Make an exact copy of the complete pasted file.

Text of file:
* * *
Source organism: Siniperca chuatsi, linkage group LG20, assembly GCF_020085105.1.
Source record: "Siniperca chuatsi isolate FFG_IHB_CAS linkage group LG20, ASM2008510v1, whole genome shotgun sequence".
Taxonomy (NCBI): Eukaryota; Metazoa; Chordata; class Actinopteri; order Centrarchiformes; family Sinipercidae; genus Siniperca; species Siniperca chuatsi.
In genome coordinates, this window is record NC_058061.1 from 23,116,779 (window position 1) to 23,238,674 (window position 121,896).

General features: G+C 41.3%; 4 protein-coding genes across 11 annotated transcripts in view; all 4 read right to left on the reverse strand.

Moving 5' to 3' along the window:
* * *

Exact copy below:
Source organism: Siniperca chuatsi, linkage group LG20, assembly GCF_020085105.1.
Source record: "Siniperca chuatsi isolate FFG_IHB_CAS linkage group LG20, ASM2008510v1, whole genome shotgun sequence".
Taxonomy (NCBI): Eukaryota; Metazoa; Chordata; class Actinopteri; order Centrarchiformes; family Sinipercidae; genus Siniperca; species Siniperca chuatsi.
In genome coordinates, this window is record NC_058061.1 from 23,116,779 (window position 1) to 23,238,674 (window position 121,896).

General features: G+C 41.3%; 4 protein-coding genes across 11 annotated transcripts in view; all 4 read right to left on the reverse strand.

Moving 5' to 3' along the window: